Rodriguez and several others are spending the summer rounding up supporters and tinkering with the specifics of the proposal, trying to convince leaders that although times are tough, an all-out embrace of cultural education and arts enrichment can better the quality of life and help prevent crime. One politician who’s already on board is Rodriguez’s brother-in-law, L.A. City Councilman Tony Cardenas.

“Arts programs and extracurricular activities are being decimated more in this year than in any year I remember,” said Cardenas, referring primarily to school district cutbacks that include the elimination of summer school.

Cardenas recently introduced an ordinance that would put a 1% tax on billboard revenues to help pay for new arts programs, and it would also make some digital and traditional billboards available for public art.

If we’re stuck with an explosion of billboards and digital conversions, Cardenas said, can’t we at least squeeze some public benefit out of it?

We’d all be better off, he said, if instead of tagging walls, storefronts and murals, kids had a chance to learn more skills and put them to better use, and to compete for prominent display of their work.


“Everybody jumps and wants to make it happen” when someone like Eli Broad speaks about the need for an art-focused high school like the new one on Sunset Boulevard downtown, Cardenas said. “Then you have these other guys who don’t look like and don’t talk like Eli Broad, but they probably have more to offer in the arts . . . and they can’t get people to take them seriously.”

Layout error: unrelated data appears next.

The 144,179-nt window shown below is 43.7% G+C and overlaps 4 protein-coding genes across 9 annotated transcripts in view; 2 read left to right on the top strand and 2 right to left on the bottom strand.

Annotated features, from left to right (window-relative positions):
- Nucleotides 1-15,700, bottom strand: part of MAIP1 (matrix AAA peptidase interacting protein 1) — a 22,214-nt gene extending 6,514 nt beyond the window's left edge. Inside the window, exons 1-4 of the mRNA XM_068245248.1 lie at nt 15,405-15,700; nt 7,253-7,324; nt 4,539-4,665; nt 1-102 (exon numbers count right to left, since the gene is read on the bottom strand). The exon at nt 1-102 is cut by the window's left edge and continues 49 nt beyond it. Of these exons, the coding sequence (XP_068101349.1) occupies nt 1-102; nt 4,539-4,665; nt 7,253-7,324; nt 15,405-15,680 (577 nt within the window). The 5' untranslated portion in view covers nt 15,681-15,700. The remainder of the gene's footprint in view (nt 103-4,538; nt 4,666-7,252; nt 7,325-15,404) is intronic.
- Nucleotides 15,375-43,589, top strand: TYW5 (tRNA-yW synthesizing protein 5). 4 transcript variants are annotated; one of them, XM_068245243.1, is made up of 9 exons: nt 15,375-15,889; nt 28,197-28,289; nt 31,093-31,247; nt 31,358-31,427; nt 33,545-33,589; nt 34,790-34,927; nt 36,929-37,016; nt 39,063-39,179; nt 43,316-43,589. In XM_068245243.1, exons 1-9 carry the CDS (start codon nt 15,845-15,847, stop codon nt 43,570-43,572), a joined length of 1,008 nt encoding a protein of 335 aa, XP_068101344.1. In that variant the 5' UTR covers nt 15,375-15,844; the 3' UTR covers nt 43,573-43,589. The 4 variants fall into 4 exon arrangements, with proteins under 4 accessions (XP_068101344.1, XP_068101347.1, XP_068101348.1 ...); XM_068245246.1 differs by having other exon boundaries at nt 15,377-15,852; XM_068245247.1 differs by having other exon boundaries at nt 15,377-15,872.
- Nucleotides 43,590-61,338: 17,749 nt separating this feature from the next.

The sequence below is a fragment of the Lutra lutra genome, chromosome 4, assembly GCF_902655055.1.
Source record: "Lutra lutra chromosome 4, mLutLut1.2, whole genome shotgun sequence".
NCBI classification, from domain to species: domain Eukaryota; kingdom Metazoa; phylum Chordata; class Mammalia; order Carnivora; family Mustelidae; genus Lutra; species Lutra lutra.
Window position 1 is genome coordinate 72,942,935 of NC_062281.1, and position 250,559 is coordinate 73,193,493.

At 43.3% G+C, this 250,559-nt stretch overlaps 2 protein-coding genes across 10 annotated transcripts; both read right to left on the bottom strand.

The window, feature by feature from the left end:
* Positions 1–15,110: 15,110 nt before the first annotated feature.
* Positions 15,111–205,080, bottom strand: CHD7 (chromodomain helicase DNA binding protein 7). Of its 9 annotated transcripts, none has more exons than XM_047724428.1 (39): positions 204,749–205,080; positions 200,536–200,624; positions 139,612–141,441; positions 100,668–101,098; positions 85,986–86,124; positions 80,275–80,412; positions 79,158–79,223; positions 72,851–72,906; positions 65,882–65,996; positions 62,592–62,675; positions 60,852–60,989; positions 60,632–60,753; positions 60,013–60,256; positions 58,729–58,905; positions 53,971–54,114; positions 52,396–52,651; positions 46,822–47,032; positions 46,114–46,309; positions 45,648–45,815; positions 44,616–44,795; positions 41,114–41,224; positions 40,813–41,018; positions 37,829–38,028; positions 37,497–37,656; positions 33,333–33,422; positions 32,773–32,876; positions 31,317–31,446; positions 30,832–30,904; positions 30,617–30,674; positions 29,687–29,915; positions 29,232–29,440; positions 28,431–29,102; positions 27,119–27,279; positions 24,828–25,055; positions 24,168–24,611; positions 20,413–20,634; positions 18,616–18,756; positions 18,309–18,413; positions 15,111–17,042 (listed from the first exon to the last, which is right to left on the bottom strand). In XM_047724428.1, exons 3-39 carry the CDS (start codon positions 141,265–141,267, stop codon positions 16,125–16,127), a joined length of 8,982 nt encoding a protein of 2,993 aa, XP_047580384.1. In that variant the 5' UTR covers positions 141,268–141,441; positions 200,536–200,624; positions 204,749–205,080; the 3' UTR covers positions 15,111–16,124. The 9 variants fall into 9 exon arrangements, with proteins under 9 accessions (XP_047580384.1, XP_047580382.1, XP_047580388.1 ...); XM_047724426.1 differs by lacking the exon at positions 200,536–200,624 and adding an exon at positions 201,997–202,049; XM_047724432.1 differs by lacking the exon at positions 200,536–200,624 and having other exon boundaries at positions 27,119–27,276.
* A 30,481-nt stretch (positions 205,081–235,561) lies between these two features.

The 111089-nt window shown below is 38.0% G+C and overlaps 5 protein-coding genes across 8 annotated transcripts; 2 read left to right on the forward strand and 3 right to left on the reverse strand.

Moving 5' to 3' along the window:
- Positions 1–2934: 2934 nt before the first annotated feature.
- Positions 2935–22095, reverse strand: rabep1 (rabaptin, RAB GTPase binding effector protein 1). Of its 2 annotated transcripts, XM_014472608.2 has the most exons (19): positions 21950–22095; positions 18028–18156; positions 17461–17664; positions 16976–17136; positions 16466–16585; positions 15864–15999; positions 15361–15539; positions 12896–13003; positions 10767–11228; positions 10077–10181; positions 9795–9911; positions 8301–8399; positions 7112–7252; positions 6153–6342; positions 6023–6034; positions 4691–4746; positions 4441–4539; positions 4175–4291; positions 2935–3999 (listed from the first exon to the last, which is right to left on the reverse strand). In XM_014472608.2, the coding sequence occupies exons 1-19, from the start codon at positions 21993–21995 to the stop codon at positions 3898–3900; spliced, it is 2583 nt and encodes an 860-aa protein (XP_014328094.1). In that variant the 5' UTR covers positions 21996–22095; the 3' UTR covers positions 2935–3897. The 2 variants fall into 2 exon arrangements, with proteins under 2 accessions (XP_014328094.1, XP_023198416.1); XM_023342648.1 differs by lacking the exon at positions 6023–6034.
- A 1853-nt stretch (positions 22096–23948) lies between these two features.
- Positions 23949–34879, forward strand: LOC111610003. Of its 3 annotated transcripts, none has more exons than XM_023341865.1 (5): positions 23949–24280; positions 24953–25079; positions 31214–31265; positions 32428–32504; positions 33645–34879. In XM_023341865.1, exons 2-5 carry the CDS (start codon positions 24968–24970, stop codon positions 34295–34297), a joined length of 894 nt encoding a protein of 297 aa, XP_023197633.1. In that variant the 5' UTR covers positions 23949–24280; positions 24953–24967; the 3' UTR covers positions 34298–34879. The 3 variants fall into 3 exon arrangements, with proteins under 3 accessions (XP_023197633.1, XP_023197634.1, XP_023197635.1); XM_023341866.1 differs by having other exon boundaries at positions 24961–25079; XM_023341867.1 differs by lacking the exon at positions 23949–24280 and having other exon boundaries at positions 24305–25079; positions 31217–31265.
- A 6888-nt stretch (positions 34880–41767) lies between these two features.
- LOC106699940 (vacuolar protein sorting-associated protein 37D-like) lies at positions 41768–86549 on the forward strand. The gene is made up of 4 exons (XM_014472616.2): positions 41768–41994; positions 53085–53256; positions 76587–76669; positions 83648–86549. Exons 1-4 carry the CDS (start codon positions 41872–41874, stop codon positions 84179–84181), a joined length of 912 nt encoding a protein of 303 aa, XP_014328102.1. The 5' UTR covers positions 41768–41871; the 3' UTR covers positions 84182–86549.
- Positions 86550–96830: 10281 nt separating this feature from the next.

That’s only because there’s no room for creativity in a bureaucracy, and little political courage or risk-taking, especially under the last couple of mayors.

But Rodriguez, Densmore and I were talking about how with the right leadership, L.A. could be re-created as a place where not just community art, but gardens and food co-ops are given enough support to spring up organically and help sustain neighborhoods, change our horrible eating habits and give kids something constructive to do.

After we’d met, Densmore sent me an e-mail to explain once more why he cares about any of this.

Fate, he said, first led him to the mural at Avenue 61 and Fig. “But I’m a native Angeleno and what better ecological effort can one make than to stay where you were born and try to make it more beautiful?”